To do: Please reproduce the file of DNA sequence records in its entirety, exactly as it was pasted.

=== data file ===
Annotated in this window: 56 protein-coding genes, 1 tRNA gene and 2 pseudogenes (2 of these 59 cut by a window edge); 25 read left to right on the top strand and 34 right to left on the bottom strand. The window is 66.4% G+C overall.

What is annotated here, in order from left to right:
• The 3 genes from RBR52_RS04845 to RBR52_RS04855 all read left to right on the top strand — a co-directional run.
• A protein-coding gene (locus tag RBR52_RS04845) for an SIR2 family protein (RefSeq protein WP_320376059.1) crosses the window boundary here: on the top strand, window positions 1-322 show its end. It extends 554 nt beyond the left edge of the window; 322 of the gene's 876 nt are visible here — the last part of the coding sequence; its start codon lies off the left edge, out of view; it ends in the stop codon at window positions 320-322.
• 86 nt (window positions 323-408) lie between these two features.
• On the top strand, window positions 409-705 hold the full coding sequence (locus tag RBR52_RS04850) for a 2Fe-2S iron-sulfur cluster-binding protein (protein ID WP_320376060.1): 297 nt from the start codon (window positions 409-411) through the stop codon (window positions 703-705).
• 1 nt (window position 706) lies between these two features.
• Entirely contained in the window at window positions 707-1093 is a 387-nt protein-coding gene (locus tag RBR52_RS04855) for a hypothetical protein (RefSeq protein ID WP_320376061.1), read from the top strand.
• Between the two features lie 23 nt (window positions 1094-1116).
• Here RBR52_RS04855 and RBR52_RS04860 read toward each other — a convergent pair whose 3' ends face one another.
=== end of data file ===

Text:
Annotated in this window: 56 protein-coding genes, 1 tRNA gene and 2 pseudogenes (2 of these 59 cut by a window edge); 25 read left to right on the top strand and 34 right to left on the bottom strand. The window is 66.4% G+C overall.

What is annotated here, in order from left to right:
• The 3 genes from RBR52_RS04845 to RBR52_RS04855 all read left to right on the top strand — a co-directional run.
• A protein-coding gene (locus tag RBR52_RS04845) for an SIR2 family protein (RefSeq protein WP_320376059.1) crosses the window boundary here: on the top strand, window positions 1-322 show its end. It extends 554 nt beyond the left edge of the window; 322 of the gene's 876 nt are visible here — the last part of the coding sequence; its start codon lies off the left edge, out of view; it ends in the stop codon at window positions 320-322.
• 86 nt (window positions 323-408) lie between these two features.
• On the top strand, window positions 409-705 hold the full coding sequence (locus tag RBR52_RS04850) for a 2Fe-2S iron-sulfur cluster-binding protein (protein ID WP_320376060.1): 297 nt from the start codon (window positions 409-411) through the stop codon (window positions 703-705).
• 1 nt (window position 706) lies between these two features.
• Entirely contained in the window at window positions 707-1093 is a 387-nt protein-coding gene (locus tag RBR52_RS04855) for a hypothetical protein (RefSeq protein ID WP_320376061.1), read from the top strand.
• Between the two features lie 23 nt (window positions 1094-1116).
• Here RBR52_RS04855 and RBR52_RS04860 read toward each other — a convergent pair whose 3' ends face one another.